Moscow disinforms about coronavirus, says press freedom organization
«We are concerned to see the Russian government stepping up control of domestic reporting in connection with the coronavirus epidemic,» the Reporters Without Borders (RSF) says in a statement.
In addition, it is conducting a disinformation campaign about it internationally, the press freedom organization argues.
Censorship from Roskomnadzor
At the forefront of the development is the Russian media control authority Roskomnadzor, that increasingly forces media outlets to delete and adjust stories about the virus.
Several media, among them Radio Echo Moskvy, as well as Facebook and the Russian social network VKontakte, were recently forced to delete posts under the federal Law on disinformation that took effect in March 2019.
“Russia’s big censor, Roskomnadzor, must not increase its activities at a time of crisis, when unrestricted access to information is extremely necessary,” said Jeanne Cavelier, the head of RSF’s Eastern Europe and Central Asia desk.
“Information control initiatives are being stepped up on the pretext of combatting disinformation. The Russian authorities must not take advantage of this epidemic to restrict press freedom. We call for the repeal of the excessively vague ‘fake news’ law, which violates the freedom to inform,” Cavelier underlined.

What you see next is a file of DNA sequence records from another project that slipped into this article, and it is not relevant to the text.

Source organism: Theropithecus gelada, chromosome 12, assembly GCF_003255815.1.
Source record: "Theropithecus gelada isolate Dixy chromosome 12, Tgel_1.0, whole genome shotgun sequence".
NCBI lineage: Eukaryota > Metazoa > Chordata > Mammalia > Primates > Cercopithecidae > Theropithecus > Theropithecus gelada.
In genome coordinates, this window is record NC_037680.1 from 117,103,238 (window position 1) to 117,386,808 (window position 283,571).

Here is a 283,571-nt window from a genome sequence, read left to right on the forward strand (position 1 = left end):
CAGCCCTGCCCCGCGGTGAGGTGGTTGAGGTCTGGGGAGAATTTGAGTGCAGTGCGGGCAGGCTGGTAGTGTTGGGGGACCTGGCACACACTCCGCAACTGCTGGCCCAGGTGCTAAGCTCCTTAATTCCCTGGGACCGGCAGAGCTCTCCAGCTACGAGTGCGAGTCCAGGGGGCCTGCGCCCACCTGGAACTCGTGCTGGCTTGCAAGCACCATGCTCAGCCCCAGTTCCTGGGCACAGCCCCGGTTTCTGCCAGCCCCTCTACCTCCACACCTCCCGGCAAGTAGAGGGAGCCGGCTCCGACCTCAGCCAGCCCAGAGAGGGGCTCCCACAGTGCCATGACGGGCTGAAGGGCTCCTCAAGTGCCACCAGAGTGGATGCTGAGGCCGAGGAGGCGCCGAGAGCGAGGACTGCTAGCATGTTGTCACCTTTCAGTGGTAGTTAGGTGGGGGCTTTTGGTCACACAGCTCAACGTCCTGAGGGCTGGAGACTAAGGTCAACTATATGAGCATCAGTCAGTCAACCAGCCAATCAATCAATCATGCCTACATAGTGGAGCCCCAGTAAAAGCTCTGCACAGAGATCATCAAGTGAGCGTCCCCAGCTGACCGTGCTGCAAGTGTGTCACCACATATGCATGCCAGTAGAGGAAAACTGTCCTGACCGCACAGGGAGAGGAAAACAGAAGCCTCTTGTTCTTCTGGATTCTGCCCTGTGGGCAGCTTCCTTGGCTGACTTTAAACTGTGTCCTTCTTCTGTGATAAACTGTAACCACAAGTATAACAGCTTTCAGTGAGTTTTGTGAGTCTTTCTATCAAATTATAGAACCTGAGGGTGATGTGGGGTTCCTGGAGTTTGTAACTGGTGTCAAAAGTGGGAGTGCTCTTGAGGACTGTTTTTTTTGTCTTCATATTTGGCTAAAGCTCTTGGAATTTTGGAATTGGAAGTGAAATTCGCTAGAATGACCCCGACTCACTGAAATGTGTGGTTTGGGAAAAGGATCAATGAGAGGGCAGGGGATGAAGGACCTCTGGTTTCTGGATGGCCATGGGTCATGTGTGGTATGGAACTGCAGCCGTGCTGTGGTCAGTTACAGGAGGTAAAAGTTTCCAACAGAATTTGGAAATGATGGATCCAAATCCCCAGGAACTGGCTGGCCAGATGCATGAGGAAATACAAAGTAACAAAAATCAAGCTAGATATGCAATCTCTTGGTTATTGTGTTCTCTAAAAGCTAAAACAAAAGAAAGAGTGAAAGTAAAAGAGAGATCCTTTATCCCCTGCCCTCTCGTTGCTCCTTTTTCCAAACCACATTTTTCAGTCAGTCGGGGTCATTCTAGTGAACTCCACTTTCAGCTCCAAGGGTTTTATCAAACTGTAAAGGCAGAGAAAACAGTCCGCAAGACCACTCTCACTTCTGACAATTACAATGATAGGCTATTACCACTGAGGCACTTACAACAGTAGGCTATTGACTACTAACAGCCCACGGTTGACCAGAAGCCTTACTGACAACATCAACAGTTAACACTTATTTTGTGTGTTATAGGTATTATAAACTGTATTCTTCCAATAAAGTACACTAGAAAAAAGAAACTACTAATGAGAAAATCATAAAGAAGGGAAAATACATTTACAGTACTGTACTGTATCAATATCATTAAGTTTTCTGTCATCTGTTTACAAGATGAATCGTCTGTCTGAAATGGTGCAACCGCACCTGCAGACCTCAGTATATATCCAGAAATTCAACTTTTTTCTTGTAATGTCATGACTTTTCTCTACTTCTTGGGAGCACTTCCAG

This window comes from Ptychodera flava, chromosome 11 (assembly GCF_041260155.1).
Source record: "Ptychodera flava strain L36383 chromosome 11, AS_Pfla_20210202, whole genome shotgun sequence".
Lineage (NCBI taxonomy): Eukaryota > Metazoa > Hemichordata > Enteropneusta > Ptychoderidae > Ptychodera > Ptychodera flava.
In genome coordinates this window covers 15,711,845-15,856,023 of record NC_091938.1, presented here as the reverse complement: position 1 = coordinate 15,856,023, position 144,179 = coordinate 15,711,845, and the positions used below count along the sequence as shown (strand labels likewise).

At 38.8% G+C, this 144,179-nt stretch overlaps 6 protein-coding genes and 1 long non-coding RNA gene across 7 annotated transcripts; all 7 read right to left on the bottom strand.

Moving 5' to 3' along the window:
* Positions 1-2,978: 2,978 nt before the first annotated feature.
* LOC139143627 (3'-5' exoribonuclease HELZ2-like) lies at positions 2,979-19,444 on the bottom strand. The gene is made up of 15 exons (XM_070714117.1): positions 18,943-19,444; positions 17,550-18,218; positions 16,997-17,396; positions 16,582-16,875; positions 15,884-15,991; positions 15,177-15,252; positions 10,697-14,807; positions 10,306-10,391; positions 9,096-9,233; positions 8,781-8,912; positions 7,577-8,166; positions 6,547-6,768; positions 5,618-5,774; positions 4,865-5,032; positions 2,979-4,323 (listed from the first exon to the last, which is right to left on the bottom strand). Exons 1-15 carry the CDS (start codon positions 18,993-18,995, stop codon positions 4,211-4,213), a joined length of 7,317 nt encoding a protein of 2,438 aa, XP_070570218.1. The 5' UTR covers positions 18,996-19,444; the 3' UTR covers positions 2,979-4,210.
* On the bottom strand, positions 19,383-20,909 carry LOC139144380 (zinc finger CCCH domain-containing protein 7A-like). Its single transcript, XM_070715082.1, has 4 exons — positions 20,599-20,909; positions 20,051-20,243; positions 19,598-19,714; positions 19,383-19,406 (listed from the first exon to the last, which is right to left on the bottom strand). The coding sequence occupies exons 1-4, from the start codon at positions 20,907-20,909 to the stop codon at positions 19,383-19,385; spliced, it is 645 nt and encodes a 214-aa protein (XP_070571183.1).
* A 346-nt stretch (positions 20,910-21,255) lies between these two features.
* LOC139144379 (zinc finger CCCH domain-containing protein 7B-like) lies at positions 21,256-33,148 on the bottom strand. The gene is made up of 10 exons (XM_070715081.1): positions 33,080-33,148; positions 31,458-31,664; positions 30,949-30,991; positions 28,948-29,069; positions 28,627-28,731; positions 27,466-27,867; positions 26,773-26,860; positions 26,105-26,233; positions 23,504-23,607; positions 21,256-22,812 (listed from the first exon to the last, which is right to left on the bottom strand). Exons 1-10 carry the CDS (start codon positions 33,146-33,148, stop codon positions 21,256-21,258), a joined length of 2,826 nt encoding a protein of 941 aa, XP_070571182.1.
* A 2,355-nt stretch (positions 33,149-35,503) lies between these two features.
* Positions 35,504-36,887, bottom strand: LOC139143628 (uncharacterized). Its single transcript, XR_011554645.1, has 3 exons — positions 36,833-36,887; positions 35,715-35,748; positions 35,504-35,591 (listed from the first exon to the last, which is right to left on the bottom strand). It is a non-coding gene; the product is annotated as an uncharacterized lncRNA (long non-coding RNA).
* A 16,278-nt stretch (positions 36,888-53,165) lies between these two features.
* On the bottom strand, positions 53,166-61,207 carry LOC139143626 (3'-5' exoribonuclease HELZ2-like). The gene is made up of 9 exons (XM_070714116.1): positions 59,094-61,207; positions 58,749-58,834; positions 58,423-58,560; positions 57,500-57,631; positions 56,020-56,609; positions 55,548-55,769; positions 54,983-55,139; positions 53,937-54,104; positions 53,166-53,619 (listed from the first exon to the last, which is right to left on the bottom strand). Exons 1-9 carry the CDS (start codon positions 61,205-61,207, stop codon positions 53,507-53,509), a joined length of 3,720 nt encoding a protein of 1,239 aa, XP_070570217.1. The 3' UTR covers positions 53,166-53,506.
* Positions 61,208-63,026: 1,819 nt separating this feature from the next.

EU is target
The RSF also warns against Russian disinformation efforts in the European Union.
The East StratCom Task Force, a EU communication body, has long said that the Kremlin is running comprehensive disinformation efforts aimed at European countries. In a new report on the coronavirus, the body maintains that corona-related disinformation cases is flourishing.
They are part of the Kremlin’s well-established strategy of using disinformation to amplify divisions, sow distrust and chaos, and exacerbate crisis situations and issues of public concern, the report reads.
According to the Task Force, there are also notable differences in the Kremlin’s disinformation strategies vis-à-vis domestic and international audiences.
When targeting domestic audiences, the Russian authorities describe the virus as a form of foreign aggression, while the country itself is fighting the outbreak.
Meanwhile, when targeting international audiences they focus primarily on conspiracy theories and aim to induce distrust in national and European authorities and healthcare systems, as well as international institutions and scientific experts.